Architect: Johnsen Schmaling Architects
Location: Milwaukee, Wisconsin
Category Two: Up to $1,500,000 in construction cost
The project’s unambiguously rigorous figure, an elongated, volumetrically porous bar, belies its small footprint, reminding us that size is indeed irrelevant when it comes to architectural aspirations.
The Linear Cabin is a small, unassuming family retreat; its long, low-slung body sitting on top of a steep bluff overlooking Alma Lake in the sparsely populated Northwoods region of Wisconsin. A narrow gravel road weaves through the forest and leads to a small clearing, where the simple, 900-square-foot bar building marks the threshold between the densely wooded plateau and the lake bluff beyond.
"Deceptively simple, yet immaculately detailed." ~ Jury comment
The cabin is organized as a series of three identically sized, nearly opaque boxes separated by spatial voids, all tied together with a continuous, thin roof plane that spans the entire length of the building. The storage box offers space for canoes, tools, and logging equipment; the service box contains the cabin infrastructure, including entry, kitchen, bathroom, laundry, and mechanical space; and the sleeping box houses two bunk rooms. The void between storage and service boxes is unenclosed, framing views from the clearing toward the lake and offering a covered spot for a vehicle when needed. The void between service and sleeping boxes functions as the hearth room, the center of the cabin anchored by a wood-burning stove. The 15-foot-wide lift-slide glass doors bracketing the hearth room serve as picture frames, allowing for unobstructed views through the building from the outside and into the sylvan landscape from within.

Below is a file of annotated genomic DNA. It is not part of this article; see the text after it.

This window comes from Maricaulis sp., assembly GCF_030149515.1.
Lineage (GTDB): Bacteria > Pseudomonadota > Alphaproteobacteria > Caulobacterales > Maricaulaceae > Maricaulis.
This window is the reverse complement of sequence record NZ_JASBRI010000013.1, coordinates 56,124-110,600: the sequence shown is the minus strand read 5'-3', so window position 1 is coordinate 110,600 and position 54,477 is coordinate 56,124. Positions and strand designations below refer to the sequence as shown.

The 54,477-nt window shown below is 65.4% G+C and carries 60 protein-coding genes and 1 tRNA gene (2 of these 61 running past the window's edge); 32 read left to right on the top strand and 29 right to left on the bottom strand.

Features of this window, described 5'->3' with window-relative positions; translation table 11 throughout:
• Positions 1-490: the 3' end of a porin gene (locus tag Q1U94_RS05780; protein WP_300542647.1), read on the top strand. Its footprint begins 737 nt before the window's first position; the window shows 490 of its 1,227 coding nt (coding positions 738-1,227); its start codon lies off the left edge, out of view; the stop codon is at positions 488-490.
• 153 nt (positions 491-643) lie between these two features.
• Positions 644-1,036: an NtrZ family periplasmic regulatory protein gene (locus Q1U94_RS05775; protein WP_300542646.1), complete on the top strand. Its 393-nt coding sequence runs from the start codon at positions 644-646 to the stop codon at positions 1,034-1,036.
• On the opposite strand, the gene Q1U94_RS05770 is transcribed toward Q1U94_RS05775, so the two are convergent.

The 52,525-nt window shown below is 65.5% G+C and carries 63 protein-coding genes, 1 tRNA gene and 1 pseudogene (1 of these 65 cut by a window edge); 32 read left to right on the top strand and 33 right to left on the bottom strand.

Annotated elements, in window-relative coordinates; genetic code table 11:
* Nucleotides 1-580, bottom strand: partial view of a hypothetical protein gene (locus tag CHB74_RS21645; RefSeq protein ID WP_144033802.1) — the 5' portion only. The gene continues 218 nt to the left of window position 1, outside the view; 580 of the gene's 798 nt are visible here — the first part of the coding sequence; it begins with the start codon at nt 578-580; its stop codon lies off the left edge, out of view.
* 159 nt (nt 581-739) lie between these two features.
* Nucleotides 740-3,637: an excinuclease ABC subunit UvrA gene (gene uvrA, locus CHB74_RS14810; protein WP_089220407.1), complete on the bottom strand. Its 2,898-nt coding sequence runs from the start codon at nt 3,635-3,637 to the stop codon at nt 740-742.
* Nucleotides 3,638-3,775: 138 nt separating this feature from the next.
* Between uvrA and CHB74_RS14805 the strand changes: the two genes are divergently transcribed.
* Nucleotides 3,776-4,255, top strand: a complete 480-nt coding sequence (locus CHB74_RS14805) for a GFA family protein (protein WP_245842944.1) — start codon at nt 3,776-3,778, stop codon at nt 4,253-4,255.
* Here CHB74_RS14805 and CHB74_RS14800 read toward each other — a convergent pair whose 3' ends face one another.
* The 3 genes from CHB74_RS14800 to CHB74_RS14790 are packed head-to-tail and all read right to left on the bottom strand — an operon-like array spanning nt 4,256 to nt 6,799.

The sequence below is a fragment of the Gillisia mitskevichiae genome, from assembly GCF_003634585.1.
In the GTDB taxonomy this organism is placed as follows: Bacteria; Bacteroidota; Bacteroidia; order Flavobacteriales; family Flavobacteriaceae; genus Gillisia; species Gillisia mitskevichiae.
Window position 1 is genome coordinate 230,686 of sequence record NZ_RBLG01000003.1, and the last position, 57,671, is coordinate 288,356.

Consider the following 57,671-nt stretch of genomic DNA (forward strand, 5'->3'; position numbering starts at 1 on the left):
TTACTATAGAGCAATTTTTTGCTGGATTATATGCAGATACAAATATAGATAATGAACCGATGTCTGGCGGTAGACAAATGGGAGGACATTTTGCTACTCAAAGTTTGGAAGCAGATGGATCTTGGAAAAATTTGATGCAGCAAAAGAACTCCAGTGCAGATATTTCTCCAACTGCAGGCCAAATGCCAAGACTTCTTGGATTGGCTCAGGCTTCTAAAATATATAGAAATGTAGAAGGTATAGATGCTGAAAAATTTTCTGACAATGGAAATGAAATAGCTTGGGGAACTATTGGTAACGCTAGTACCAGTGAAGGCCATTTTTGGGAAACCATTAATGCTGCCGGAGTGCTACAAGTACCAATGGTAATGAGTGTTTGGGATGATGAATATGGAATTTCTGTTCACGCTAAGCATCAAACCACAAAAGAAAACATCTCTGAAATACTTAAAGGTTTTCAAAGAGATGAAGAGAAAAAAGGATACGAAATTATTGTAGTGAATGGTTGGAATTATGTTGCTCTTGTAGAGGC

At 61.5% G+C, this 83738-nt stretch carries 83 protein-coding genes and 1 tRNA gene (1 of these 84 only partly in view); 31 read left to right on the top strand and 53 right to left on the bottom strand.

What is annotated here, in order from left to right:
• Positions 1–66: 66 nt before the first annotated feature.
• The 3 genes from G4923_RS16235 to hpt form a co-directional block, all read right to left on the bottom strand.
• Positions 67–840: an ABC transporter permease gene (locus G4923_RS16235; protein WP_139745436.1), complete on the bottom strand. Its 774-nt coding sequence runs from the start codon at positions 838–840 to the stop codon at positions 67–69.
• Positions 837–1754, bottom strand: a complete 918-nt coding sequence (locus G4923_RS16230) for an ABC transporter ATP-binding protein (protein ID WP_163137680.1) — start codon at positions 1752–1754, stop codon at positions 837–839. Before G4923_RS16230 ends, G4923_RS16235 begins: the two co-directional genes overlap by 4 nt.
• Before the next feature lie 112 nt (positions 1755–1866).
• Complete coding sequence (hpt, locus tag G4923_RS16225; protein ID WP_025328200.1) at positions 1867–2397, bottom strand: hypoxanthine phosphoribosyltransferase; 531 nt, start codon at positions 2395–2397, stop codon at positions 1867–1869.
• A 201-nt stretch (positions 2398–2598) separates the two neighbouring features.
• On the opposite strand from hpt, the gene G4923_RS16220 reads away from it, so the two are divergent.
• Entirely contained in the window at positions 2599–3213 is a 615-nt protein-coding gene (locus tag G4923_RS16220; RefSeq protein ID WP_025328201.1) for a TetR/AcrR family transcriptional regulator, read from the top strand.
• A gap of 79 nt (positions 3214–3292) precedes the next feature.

"A beautiful minimalist cabin in the woods." ~ Jury comment
The cabin’s restrained material palette is based on locally sourced materials, including a variety of timber products harvested in Wisconsin’s vast northern forests. The opaque boxes are clad with blackened cedar planks, their somber darkness echoing the weathered monochrome of traditional Wisconsin cabins. Varnished cedar accentuates the continuous horizontal reveal between the building boxes and the roof plane and acts as a recessed, vertical buffer as the roof folds down at the north end of the house. Inside, walls and ceilings are clad in knotty pine, its inherent rusticity tempered by its crisply detailed joinery and the simple lines of the light-grey, lacquered millwork throughout. A polished dark-grey concrete floor completes the interior palette, providing a sufficiently durable surface against the periodic abuse from dogs, snow shoes, and ski boots.